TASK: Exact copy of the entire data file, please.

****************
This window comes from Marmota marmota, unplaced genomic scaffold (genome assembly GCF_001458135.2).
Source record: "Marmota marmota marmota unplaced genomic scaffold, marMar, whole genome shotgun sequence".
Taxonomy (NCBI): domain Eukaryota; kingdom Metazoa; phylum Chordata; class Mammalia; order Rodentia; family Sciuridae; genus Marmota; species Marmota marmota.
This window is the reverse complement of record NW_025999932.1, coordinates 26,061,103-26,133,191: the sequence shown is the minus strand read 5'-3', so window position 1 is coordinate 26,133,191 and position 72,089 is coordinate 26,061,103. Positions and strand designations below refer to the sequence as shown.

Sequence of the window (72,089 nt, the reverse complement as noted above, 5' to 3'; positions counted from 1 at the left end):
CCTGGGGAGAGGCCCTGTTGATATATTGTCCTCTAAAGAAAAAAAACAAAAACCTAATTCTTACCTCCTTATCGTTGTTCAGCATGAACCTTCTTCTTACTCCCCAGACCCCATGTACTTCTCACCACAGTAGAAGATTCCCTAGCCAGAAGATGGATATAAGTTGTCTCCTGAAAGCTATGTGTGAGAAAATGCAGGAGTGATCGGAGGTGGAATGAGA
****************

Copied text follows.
This window comes from Marmota marmota, unplaced genomic scaffold (genome assembly GCF_001458135.2).
Source record: "Marmota marmota marmota unplaced genomic scaffold, marMar, whole genome shotgun sequence".
Taxonomy (NCBI): domain Eukaryota; kingdom Metazoa; phylum Chordata; class Mammalia; order Rodentia; family Sciuridae; genus Marmota; species Marmota marmota.
This window is the reverse complement of record NW_025999932.1, coordinates 26,061,103-26,133,191: the sequence shown is the minus strand read 5'-3', so window position 1 is coordinate 26,133,191 and position 72,089 is coordinate 26,061,103. Positions and strand designations below refer to the sequence as shown.

Sequence of the window (72,089 nt, the reverse complement as noted above, 5' to 3'; positions counted from 1 at the left end):
CCTGGGGAGAGGCCCTGTTGATATATTGTCCTCTAAAGAAAAAAAACAAAAACCTAATTCTTACCTCCTTATCGTTGTTCAGCATGAACCTTCTTCTTACTCCCCAGACCCCATGTACTTCTCACCACAGTAGAAGATTCCCTAGCCAGAAGATGGATATAAGTTGTCTCCTGAAAGCTATGTGTGAGAAAATGCAGGAGTGATCGGAGGTGGAATGAGA